With a claimed weight of 895g (the fork weight is given at 355g), the XR2’s frame is made from UMS 40 and CN 60 ultra high modulus carbon fiber.
In keeping with the current trend of frame designs, the XR2 features a tapered head tube with a 1 1/8in bearing on top – extending out to a 1 1/2 inch bearing at the bottom.
The new fork is an integrated design – with a "notch" taken out of the head tube/down tube junction to accommodate the fork crown. This according to Bianchi, slightly improves the airflow and reduces drag.
Given the current trend of "aero" road bikes, not surprisingly, the Oltre’s seat tube has a unique cutaway around the leading edge of the rear wheel, as well as a seat post that is aerodynamically shaped too. Indeed, Bianchi says that the XR2 was designed specifically with aerodynamics in mind.
Bianchi decided to go big with the bottom bracket ! This in turn allowed them to use a large diameter down tube and wider chainstays for increased stiffness. In addition, they chose to go with a BB386 EVO design as the standard. This allows the use of a wide range of crankset options.
The carbon orientation of the X2 utilizes a technology Bianchi calls X-Tex. Essentially, extra carbon strips are moulded into the frame’s head tube and bottom bracket area in a grid-like structure. Bianchi says, this provides extra rigidity in key areas without adding the weight.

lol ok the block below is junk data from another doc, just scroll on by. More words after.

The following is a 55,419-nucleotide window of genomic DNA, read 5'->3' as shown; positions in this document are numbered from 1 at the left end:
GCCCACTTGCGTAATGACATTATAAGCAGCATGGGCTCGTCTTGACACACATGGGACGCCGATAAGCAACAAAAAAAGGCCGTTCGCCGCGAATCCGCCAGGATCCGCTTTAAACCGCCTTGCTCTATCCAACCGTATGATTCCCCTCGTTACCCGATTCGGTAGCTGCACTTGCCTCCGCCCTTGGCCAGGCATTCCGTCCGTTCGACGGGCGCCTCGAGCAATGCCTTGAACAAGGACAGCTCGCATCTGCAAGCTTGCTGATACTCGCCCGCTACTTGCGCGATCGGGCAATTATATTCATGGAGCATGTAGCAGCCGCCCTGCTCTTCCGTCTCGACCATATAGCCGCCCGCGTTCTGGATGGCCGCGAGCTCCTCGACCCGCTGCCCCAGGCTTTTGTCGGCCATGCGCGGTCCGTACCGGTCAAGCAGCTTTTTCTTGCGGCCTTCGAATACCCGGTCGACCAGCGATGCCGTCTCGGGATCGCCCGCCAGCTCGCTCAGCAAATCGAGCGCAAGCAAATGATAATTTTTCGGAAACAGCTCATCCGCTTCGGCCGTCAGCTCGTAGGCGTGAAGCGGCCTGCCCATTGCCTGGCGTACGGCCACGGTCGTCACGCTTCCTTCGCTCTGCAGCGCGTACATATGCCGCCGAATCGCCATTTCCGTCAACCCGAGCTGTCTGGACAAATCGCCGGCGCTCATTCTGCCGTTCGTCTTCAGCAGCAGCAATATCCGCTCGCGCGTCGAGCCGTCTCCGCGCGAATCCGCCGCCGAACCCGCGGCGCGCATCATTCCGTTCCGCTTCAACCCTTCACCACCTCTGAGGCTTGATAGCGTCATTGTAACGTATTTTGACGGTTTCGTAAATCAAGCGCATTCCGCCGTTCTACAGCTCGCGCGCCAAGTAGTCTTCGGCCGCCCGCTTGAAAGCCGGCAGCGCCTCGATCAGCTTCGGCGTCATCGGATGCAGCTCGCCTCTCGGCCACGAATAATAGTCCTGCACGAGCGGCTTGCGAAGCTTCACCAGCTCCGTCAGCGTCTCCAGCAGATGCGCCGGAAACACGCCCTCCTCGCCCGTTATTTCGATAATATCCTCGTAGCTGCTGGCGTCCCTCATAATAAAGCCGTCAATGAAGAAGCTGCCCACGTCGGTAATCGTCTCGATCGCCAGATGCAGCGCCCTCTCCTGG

In contrast to the oversized tubes of the front triangle, the seatstays are flatt and ultra thin – which is why Bianchi call this their ultra thin seat stay (UTSS) design. The object is to dial in some compliance with regard to vertical and lateral flex in the bike’s rear end.
The Oltre XR2 is offered in a few different "builds" – ranging from Shimano, Campagnolo and SRAM. However, the wheels will be strictly Fulcrum Racing Zero Darks.
In addition, not only is the Oltre XR2 compatible with both electronic and mechanical groupsets, it will be available in a couple of disc versions. The only difference with the disc version, it will have a different carbon lay-up in the chainstays in order to handle the increased pressure under braking that discs create.
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